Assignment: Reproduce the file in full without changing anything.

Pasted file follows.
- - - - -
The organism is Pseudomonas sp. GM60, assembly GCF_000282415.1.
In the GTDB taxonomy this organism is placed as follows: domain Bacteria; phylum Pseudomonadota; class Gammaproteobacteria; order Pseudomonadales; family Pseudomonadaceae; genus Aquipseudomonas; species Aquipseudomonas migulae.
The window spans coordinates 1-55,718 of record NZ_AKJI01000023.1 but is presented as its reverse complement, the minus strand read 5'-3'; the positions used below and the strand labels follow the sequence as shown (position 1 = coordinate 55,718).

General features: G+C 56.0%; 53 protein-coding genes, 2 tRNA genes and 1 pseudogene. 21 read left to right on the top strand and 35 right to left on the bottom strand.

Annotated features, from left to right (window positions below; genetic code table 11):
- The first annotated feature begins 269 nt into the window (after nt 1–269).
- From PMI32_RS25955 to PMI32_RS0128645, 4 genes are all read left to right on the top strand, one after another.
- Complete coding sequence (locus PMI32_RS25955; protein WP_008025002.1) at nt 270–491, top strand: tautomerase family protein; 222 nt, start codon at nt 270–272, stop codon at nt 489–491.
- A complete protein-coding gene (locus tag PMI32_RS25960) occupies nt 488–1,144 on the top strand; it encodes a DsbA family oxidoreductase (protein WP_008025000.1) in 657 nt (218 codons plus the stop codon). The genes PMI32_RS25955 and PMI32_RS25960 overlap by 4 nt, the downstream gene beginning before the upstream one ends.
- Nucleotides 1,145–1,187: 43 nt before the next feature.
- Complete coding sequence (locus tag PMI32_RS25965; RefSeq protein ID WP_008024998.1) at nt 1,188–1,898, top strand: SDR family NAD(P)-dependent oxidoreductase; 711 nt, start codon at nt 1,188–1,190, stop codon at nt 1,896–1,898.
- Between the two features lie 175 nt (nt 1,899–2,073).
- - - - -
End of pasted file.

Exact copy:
The organism is Pseudomonas sp. GM60, assembly GCF_000282415.1.
In the GTDB taxonomy this organism is placed as follows: domain Bacteria; phylum Pseudomonadota; class Gammaproteobacteria; order Pseudomonadales; family Pseudomonadaceae; genus Aquipseudomonas; species Aquipseudomonas migulae.
The window spans coordinates 1-55,718 of record NZ_AKJI01000023.1 but is presented as its reverse complement, the minus strand read 5'-3'; the positions used below and the strand labels follow the sequence as shown (position 1 = coordinate 55,718).

General features: G+C 56.0%; 53 protein-coding genes, 2 tRNA genes and 1 pseudogene. 21 read left to right on the top strand and 35 right to left on the bottom strand.

Annotated features, from left to right (window positions below; genetic code table 11):
- The first annotated feature begins 269 nt into the window (after nt 1–269).
- From PMI32_RS25955 to PMI32_RS0128645, 4 genes are all read left to right on the top strand, one after another.
- Complete coding sequence (locus PMI32_RS25955; protein WP_008025002.1) at nt 270–491, top strand: tautomerase family protein; 222 nt, start codon at nt 270–272, stop codon at nt 489–491.
- A complete protein-coding gene (locus tag PMI32_RS25960) occupies nt 488–1,144 on the top strand; it encodes a DsbA family oxidoreductase (protein WP_008025000.1) in 657 nt (218 codons plus the stop codon). The genes PMI32_RS25955 and PMI32_RS25960 overlap by 4 nt, the downstream gene beginning before the upstream one ends.
- Nucleotides 1,145–1,187: 43 nt before the next feature.
- Complete coding sequence (locus tag PMI32_RS25965; RefSeq protein ID WP_008024998.1) at nt 1,188–1,898, top strand: SDR family NAD(P)-dependent oxidoreductase; 711 nt, start codon at nt 1,188–1,190, stop codon at nt 1,896–1,898.
- Between the two features lie 175 nt (nt 1,899–2,073).